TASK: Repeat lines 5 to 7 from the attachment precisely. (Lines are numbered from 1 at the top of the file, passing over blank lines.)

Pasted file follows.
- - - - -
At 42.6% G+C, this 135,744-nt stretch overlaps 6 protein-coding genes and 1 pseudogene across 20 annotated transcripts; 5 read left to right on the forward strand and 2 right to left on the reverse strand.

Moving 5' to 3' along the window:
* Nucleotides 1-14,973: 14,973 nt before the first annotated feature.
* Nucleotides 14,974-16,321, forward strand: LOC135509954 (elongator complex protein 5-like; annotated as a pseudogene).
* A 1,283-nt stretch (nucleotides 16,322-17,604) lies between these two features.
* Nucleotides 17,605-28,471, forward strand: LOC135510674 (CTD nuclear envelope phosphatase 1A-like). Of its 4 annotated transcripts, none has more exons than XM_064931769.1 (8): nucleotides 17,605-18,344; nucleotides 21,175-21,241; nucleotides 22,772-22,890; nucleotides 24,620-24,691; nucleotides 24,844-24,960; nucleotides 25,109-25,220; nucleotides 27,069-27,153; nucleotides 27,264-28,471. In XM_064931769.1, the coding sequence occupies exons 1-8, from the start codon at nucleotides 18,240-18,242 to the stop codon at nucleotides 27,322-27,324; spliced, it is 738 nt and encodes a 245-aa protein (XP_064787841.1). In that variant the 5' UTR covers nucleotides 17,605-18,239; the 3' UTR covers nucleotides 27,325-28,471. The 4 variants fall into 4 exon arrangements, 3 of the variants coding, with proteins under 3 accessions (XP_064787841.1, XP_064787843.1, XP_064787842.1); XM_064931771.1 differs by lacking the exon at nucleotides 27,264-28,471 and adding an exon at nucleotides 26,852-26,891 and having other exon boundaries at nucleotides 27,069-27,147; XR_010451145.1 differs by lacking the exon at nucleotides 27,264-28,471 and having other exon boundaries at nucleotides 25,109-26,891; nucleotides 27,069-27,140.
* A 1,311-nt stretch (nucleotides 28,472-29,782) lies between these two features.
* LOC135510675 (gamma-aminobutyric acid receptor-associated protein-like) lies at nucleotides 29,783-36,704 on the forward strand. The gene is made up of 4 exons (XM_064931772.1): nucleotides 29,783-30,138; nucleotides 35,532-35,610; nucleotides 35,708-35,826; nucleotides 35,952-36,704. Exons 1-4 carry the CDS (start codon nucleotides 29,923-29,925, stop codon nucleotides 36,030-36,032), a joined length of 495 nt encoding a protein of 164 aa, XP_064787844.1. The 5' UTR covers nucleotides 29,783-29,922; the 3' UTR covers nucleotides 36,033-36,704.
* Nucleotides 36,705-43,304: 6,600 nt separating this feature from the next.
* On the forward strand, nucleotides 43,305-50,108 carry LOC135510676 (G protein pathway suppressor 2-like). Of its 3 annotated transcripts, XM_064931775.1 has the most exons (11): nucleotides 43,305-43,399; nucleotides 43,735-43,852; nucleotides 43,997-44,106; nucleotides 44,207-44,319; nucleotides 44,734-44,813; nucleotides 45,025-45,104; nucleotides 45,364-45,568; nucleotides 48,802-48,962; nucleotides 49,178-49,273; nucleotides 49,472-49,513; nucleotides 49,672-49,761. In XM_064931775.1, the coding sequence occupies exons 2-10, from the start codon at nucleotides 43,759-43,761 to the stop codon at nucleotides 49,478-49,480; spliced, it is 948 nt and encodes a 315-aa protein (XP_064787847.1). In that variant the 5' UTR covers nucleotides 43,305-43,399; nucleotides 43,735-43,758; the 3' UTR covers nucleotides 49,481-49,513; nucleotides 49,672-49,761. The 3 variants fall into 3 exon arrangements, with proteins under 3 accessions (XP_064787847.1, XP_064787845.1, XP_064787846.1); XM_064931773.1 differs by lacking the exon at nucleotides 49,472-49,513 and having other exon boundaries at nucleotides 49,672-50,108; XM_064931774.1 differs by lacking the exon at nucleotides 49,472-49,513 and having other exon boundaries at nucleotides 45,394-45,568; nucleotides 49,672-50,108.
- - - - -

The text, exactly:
* A 1,283-nt stretch (nucleotides 16,322-17,604) lies between these two features.
* Nucleotides 17,605-28,471, forward strand: LOC135510674 (CTD nuclear envelope phosphatase 1A-like). Of its 4 annotated transcripts, none has more exons than XM_064931769.1 (8): nucleotides 17,605-18,344; nucleotides 21,175-21,241; nucleotides 22,772-22,890; nucleotides 24,620-24,691; nucleotides 24,844-24,960; nucleotides 25,109-25,220; nucleotides 27,069-27,153; nucleotides 27,264-28,471. In XM_064931769.1, the coding sequence occupies exons 1-8, from the start codon at nucleotides 18,240-18,242 to the stop codon at nucleotides 27,322-27,324; spliced, it is 738 nt and encodes a 245-aa protein (XP_064787841.1). In that variant the 5' UTR covers nucleotides 17,605-18,239; the 3' UTR covers nucleotides 27,325-28,471. The 4 variants fall into 4 exon arrangements, 3 of the variants coding, with proteins under 3 accessions (XP_064787841.1, XP_064787843.1, XP_064787842.1); XM_064931771.1 differs by lacking the exon at nucleotides 27,264-28,471 and adding an exon at nucleotides 26,852-26,891 and having other exon boundaries at nucleotides 27,069-27,147; XR_010451145.1 differs by lacking the exon at nucleotides 27,264-28,471 and having other exon boundaries at nucleotides 25,109-26,891; nucleotides 27,069-27,140.
* A 1,311-nt stretch (nucleotides 28,472-29,782) lies between these two features.